This is one of those questions that gives most EEs a bit of headache because it is rather difficult to get one's brain wrapped around what is theoretically going on with electromagnetic waves. The truth of the matter is it is not quite as simple as we first imagine.
Here is how I rationalise it.
First and foremost you need to separate the notion that electrons have anything directly to do with electromagnetic waves. They don't. EM waves propagate without the need for any material. In a vacuum they propagate at the speed of light, when the wave encounters a material they are slowed by the materials physical properties.
Having grasped that bit of wisdom, it is easy enough to understand that when you apply a voltage to one end of a bit of wire, it takes time for you to be able to detect that voltage at the other end of the wire. That voltage propagates down the wire at the speed of light for that conductor material. In effect you created, or more accurately, changed the E-Field at one end and the change wave takes time to get to the other end.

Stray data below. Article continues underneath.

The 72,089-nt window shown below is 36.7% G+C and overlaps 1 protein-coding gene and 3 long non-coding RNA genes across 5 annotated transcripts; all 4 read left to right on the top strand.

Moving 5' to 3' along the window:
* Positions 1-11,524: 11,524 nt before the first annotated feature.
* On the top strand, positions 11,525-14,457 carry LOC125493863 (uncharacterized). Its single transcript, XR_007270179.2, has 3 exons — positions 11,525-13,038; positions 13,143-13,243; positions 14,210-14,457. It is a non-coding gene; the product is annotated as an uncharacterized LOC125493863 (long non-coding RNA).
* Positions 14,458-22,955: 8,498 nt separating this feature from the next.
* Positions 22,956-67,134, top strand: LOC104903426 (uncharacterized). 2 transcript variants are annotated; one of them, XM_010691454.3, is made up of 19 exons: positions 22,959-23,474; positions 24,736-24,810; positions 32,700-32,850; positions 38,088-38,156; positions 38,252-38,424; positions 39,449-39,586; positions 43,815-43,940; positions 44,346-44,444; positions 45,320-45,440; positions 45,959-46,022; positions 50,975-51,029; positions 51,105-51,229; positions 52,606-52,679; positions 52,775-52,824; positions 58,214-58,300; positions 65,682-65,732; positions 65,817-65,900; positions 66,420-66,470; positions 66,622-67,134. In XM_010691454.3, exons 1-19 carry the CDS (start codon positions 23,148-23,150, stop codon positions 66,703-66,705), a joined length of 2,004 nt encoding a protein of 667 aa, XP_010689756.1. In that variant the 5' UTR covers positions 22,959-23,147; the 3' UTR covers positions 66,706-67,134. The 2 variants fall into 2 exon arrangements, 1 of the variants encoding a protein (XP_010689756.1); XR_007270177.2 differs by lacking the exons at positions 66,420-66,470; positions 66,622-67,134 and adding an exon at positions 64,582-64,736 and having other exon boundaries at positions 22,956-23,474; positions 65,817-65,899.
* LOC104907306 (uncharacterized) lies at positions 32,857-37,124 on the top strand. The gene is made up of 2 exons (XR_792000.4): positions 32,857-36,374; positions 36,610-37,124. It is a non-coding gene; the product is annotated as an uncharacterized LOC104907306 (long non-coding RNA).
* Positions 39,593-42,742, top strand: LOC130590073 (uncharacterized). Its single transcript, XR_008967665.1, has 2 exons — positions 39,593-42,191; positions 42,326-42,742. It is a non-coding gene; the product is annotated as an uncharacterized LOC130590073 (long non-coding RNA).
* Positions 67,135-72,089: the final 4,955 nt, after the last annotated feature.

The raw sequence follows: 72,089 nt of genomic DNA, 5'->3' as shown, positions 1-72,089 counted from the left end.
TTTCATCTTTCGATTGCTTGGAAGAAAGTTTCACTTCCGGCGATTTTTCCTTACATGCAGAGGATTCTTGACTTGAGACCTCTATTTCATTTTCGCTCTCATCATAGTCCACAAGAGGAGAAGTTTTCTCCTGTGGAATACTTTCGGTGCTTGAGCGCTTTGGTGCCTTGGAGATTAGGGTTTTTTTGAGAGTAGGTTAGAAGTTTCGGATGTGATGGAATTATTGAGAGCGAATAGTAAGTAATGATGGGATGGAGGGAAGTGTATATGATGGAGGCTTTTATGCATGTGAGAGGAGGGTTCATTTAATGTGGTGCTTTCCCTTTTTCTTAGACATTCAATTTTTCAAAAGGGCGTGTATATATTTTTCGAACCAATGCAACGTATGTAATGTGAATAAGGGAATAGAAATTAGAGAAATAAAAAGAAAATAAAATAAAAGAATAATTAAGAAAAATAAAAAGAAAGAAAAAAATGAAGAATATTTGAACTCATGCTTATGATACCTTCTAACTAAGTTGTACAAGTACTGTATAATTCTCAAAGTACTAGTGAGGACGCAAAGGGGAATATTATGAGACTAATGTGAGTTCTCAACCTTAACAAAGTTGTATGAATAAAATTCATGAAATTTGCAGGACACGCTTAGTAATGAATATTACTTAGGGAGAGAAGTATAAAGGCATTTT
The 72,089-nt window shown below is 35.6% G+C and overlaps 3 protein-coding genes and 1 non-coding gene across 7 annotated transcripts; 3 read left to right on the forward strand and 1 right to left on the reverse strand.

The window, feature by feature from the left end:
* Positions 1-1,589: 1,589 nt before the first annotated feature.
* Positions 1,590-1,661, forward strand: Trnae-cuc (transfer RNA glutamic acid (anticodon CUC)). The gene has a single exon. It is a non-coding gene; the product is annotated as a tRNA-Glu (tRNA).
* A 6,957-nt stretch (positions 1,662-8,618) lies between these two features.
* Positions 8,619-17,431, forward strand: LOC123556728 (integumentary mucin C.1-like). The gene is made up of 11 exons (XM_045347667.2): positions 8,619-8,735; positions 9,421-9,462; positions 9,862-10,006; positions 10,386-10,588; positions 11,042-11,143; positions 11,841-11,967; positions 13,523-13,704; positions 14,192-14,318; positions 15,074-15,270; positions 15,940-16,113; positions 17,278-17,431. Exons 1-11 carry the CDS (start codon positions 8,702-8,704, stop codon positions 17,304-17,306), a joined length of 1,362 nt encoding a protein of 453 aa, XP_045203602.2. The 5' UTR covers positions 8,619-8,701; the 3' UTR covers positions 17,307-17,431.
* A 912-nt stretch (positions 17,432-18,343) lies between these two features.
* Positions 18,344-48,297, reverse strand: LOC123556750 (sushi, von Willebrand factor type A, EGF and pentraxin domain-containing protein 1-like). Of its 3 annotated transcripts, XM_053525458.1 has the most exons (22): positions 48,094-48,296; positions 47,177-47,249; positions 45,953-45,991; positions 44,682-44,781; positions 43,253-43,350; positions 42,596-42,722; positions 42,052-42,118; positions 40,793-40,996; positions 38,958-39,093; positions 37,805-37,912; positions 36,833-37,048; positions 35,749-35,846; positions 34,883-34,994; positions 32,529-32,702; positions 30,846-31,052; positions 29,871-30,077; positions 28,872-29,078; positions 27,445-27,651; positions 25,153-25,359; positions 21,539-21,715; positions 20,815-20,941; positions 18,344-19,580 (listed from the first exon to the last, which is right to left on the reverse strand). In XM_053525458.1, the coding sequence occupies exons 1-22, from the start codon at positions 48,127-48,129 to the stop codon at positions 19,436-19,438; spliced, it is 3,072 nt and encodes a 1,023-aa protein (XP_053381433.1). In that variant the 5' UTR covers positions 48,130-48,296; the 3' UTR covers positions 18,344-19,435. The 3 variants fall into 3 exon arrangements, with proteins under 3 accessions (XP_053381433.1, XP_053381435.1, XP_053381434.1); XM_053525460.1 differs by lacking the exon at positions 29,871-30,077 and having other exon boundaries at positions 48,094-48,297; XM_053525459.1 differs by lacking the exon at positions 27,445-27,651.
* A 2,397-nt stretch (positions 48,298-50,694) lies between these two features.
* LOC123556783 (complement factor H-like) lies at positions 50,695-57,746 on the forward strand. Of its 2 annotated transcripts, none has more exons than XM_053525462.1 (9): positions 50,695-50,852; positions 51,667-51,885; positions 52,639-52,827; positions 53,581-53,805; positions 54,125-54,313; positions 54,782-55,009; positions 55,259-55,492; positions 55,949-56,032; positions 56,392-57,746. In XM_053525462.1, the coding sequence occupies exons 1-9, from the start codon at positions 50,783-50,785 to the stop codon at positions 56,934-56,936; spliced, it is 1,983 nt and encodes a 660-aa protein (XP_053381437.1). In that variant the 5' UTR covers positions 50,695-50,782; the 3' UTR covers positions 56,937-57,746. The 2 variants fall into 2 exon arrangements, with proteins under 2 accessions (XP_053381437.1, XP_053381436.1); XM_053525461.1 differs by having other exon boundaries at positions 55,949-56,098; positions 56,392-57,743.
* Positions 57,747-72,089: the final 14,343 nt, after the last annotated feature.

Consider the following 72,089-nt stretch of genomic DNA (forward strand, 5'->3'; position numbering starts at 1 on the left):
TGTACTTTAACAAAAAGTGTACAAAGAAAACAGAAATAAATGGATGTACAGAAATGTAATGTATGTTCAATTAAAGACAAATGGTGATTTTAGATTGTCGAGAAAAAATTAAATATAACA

Now consider instead modulating the applied voltage, that is, applying a signal to the wire. If we break up that signal in the time domain into infinitely small periods you can see from what we just discussed that there will be that propagation delay for the instantaneous change at one end to reach the other. The E-Field must "carry" those changes to the other end. Again, it is important to remember, this has nothing to do with electrons.
So, to summarize so far, the electromagnetic waves are the carrier for your signal not the signal itself. EM waves happen to be transverse, and that does not change.
The signal, or whatever voltage wave you are transmitting, is effectively a modulation of that carrier, and is usually longitudinal. You are setting up, or transmitting, a difference in the electrical field. It's those local differences that excites the electrons in your conductor and make them move in reaction.